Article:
Dystopian Novels

Lewis, Sinclair.  It Can’t Happen Here. Signet, Reprint, 2014. 

Lewis’s book, written in 1935, describes an America where the people vote in a fascist ruler under the guise of his populist appeal to the masses. If that sounds eerily like Trump, you’ll want to read this to see exactly how fascism rolled out in the United States.  Trump could have used Lewis’s work like a playbook.  His plans parallel the fascist president in the novel.  


Munyol, Yi.  Our Twisted Hero.  Haachette Books, 2001.

The novel focuses on a boy who moves from Seoul to the countryside, entering a school where the class monitor is a bully to asserts control over other students through intimidation.  The narrator reaches an agreement with the bully and enjoys certain privileges because of it.  One major theme of the novel is the idea of complicity.  What values will you sacrifice in an attempt to maintain physical and psychological safety?  Successful resistance always come at price.  


Kadohata, Cynthia.  In the Heart of the Valley of Love.  University of California Press, 1997.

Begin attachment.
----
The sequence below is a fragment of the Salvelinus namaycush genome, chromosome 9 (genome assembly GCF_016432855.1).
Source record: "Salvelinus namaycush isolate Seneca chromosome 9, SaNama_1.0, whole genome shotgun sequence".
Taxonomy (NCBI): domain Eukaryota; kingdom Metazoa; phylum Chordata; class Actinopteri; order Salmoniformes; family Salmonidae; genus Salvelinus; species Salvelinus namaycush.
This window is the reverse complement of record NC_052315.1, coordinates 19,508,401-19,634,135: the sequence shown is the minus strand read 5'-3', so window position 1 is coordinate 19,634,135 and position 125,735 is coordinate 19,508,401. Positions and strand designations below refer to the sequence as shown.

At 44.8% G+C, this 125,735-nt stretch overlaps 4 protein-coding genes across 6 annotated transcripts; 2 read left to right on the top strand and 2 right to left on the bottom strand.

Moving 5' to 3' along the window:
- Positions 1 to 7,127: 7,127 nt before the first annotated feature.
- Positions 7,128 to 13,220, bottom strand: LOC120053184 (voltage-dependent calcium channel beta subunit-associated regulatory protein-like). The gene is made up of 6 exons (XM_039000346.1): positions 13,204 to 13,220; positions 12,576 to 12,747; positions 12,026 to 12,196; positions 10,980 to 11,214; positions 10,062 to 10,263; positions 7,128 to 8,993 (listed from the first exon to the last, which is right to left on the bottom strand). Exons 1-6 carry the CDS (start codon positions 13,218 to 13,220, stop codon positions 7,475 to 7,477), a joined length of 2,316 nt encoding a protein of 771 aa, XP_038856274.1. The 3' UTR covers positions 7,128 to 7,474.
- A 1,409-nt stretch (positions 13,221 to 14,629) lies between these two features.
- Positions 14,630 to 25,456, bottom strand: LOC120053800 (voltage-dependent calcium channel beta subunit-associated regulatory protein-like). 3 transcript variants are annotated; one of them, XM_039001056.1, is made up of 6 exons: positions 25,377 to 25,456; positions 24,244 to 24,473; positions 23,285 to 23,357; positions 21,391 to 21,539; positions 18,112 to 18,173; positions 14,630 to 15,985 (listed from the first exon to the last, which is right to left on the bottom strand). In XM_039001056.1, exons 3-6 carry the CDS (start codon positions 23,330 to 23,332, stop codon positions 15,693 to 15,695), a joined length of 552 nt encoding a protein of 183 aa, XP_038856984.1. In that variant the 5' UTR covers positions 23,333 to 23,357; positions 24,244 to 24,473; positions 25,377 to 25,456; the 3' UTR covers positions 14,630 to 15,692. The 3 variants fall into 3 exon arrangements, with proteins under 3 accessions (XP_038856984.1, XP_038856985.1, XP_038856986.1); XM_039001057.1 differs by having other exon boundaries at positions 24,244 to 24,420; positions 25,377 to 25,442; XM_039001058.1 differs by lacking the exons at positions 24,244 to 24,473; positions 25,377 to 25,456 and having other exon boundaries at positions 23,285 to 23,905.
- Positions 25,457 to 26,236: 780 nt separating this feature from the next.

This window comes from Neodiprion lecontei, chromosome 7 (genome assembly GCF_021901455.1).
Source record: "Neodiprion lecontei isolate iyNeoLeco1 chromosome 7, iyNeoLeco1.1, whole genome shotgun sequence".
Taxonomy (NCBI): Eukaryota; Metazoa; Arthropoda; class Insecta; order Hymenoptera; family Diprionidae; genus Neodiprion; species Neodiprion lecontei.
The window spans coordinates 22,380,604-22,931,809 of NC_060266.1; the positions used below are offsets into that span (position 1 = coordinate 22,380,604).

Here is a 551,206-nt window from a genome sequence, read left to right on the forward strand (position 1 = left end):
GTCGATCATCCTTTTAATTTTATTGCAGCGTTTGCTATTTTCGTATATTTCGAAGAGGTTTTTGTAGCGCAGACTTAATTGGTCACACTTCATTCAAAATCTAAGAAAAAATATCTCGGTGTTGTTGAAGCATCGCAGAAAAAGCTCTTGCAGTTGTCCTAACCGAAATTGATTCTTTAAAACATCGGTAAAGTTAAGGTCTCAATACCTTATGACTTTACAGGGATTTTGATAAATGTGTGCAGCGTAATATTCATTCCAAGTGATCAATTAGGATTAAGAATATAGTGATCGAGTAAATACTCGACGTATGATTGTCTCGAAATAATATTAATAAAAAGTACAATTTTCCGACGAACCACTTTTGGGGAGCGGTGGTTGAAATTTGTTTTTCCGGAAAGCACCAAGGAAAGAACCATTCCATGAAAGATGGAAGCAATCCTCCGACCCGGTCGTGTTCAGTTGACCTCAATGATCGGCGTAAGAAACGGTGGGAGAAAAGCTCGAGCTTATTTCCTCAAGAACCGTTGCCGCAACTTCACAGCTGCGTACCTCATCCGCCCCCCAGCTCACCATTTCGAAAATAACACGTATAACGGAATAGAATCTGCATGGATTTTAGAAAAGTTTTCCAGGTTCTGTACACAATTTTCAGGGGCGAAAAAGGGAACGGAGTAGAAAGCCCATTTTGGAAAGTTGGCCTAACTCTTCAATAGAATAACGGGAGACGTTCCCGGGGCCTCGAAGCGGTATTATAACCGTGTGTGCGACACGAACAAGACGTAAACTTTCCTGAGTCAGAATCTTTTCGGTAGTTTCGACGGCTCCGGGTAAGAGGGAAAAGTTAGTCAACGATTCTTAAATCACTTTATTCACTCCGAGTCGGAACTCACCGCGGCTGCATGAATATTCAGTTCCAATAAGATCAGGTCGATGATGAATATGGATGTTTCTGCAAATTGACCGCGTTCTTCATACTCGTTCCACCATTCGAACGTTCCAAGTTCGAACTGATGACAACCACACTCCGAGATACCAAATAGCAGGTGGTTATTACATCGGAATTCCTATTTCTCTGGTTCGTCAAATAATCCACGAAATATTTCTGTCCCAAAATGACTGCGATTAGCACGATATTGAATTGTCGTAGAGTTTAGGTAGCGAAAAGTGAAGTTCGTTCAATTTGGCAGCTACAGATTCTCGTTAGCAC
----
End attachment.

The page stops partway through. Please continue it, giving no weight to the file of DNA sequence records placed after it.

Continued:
It’s Los Angeles and the world has been thrown into an apocalyptic situation where global warming has killed almost all vegetation and most basic supplies are rationed.  Despite the overwhelming problems, the teenaged heroine still has hope and believes that imagining a new future is the first step to achieving it.  


Butler, Octavia.  Parable of the Talents.  Grand Central Publishing, 2000.

A folksy, populist-sounding Texas senator namedAndrew Steele Jarret has become president, promising to return the country to an “older, simpler time.”  He empowers the white majority “Christian Americans’ who hate multiculturalism, arming them to bring down non-whites.